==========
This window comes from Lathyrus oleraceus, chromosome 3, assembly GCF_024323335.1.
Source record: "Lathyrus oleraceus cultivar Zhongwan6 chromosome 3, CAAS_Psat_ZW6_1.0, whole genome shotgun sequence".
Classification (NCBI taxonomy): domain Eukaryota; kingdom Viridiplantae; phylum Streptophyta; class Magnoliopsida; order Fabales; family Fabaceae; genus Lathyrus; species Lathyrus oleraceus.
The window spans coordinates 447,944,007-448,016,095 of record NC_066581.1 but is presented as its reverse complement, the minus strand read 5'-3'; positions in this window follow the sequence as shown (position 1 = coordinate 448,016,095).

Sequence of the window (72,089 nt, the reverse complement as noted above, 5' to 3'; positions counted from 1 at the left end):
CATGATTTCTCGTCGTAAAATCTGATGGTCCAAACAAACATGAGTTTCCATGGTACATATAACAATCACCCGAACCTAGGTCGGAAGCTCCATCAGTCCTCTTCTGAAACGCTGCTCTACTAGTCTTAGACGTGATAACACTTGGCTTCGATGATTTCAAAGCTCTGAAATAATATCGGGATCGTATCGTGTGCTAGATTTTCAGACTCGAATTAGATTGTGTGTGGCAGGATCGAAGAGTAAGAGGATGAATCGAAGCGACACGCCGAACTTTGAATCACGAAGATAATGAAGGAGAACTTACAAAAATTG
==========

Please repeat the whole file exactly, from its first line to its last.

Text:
This window comes from Lathyrus oleraceus, chromosome 3, assembly GCF_024323335.1.
Source record: "Lathyrus oleraceus cultivar Zhongwan6 chromosome 3, CAAS_Psat_ZW6_1.0, whole genome shotgun sequence".
Classification (NCBI taxonomy): domain Eukaryota; kingdom Viridiplantae; phylum Streptophyta; class Magnoliopsida; order Fabales; family Fabaceae; genus Lathyrus; species Lathyrus oleraceus.
The window spans coordinates 447,944,007-448,016,095 of record NC_066581.1 but is presented as its reverse complement, the minus strand read 5'-3'; positions in this window follow the sequence as shown (position 1 = coordinate 448,016,095).

Sequence of the window (72,089 nt, the reverse complement as noted above, 5' to 3'; positions counted from 1 at the left end):
CATGATTTCTCGTCGTAAAATCTGATGGTCCAAACAAACATGAGTTTCCATGGTACATATAACAATCACCCGAACCTAGGTCGGAAGCTCCATCAGTCCTCTTCTGAAACGCTGCTCTACTAGTCTTAGACGTGATAACACTTGGCTTCGATGATTTCAAAGCTCTGAAATAATATCGGGATCGTATCGTGTGCTAGATTTTCAGACTCGAATTAGATTGTGTGTGGCAGGATCGAAGAGTAAGAGGATGAATCGAAGCGACACGCCGAACTTTGAATCACGAAGATAATGAAGGAGAACTTACAAAAATTG